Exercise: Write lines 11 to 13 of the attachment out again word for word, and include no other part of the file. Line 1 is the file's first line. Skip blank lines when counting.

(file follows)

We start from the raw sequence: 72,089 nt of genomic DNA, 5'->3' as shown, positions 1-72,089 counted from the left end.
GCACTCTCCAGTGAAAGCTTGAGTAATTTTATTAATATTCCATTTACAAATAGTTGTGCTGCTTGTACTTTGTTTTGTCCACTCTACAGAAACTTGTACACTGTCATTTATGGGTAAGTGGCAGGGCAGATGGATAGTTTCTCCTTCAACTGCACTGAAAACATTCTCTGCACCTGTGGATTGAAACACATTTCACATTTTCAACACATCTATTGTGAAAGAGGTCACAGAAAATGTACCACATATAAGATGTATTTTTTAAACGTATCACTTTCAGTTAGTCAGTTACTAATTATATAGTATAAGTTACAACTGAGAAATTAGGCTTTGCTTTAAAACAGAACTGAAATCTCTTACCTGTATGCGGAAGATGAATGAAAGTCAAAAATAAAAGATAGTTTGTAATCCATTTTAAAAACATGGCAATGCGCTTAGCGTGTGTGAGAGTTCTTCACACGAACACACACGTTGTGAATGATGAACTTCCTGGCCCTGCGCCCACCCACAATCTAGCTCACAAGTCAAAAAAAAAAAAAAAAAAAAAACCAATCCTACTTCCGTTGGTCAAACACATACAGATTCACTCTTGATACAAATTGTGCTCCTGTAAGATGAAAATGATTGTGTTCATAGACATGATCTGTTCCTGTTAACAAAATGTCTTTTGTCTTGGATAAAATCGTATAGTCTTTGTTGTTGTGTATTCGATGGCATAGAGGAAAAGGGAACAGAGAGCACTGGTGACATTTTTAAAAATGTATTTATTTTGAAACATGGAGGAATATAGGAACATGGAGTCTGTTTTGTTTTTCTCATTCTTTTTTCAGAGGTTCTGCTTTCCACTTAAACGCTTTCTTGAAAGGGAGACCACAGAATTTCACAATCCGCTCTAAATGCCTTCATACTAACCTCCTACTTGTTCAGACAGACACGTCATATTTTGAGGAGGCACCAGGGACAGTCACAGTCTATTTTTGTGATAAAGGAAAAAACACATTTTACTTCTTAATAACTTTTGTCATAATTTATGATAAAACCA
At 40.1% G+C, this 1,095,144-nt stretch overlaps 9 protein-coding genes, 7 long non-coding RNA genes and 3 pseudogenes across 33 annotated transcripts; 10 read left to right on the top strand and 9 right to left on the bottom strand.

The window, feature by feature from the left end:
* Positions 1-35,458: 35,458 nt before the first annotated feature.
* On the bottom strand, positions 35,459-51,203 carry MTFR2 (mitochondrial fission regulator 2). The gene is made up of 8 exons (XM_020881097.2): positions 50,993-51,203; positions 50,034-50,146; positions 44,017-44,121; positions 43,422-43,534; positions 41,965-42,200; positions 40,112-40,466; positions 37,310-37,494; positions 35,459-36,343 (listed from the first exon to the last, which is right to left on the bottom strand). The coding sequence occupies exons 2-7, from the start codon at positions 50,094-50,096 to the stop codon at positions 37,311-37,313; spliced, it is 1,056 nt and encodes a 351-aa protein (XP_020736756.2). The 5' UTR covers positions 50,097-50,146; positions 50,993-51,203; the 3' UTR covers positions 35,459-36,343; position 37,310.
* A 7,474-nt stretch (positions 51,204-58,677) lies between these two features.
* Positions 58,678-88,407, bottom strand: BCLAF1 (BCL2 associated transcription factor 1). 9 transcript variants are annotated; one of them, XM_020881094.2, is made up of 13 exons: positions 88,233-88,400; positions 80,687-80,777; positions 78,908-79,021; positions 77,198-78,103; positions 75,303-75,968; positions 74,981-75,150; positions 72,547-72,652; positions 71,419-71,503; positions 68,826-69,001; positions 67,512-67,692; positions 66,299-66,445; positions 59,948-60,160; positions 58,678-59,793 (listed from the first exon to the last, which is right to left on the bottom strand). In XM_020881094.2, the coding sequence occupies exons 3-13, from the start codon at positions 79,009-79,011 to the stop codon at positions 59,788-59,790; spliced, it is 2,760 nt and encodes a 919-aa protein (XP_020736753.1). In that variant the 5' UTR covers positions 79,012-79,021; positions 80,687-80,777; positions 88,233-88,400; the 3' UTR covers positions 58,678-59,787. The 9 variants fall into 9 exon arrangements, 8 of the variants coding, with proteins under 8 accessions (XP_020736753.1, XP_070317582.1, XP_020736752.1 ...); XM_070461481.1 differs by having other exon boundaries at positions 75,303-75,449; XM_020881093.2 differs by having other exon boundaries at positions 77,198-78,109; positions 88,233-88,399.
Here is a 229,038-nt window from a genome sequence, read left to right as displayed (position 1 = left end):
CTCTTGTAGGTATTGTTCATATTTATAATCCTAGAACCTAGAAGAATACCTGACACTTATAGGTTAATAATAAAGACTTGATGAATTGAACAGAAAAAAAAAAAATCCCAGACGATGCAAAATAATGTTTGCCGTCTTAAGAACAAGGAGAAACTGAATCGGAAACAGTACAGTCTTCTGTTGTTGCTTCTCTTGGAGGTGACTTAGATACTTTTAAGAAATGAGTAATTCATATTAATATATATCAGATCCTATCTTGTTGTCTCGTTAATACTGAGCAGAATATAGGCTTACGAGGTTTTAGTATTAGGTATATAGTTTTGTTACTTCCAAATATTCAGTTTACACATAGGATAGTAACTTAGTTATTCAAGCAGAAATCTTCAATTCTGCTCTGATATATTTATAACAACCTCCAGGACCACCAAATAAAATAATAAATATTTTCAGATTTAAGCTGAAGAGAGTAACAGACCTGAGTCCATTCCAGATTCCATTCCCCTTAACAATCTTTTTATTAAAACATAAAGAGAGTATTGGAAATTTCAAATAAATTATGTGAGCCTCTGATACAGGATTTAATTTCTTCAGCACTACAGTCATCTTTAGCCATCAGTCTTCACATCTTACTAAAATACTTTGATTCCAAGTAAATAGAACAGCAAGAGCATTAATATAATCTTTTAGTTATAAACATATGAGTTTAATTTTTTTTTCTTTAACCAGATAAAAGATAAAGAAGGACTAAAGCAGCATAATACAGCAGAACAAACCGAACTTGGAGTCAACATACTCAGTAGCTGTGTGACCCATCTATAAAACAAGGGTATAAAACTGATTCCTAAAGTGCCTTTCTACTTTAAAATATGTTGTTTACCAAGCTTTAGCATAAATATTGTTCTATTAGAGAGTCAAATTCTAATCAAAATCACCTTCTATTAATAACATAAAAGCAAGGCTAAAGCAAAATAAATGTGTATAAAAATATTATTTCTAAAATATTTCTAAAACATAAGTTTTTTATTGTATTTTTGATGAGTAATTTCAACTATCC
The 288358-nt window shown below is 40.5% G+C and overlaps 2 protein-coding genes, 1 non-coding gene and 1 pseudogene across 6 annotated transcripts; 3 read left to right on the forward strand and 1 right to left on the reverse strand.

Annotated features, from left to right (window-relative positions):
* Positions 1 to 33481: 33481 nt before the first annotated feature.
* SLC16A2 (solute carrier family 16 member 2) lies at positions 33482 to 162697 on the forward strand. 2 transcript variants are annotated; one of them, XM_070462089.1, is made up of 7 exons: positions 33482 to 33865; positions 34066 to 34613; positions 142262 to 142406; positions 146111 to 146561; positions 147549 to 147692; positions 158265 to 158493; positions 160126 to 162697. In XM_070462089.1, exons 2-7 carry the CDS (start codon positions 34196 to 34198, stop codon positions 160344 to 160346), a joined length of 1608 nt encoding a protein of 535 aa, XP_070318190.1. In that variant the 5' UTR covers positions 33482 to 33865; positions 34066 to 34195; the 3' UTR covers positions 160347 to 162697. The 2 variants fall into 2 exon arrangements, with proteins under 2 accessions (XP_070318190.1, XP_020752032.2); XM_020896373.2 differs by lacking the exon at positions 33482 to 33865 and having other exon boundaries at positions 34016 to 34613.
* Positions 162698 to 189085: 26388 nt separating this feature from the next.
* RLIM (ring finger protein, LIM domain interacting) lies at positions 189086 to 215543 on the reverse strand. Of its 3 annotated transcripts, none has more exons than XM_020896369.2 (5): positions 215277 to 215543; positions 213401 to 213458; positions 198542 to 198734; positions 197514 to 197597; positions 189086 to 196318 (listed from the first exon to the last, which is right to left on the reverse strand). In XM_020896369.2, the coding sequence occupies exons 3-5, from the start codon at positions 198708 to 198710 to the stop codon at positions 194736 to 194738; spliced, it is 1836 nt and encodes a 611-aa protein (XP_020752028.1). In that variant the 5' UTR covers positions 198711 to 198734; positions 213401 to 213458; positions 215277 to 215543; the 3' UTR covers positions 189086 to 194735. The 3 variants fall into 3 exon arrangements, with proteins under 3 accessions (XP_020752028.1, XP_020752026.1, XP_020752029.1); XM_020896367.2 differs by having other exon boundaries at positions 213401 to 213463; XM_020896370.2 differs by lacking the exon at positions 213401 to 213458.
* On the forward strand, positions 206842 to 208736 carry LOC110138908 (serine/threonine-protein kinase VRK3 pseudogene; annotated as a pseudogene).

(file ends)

The 288358-nt window shown below is 40.5% G+C and overlaps 2 protein-coding genes, 1 non-coding gene and 1 pseudogene across 6 annotated transcripts; 3 read left to right on the forward strand and 1 right to left on the reverse strand.

Annotated features, from left to right (window-relative positions):
* Positions 1 to 33481: 33481 nt before the first annotated feature.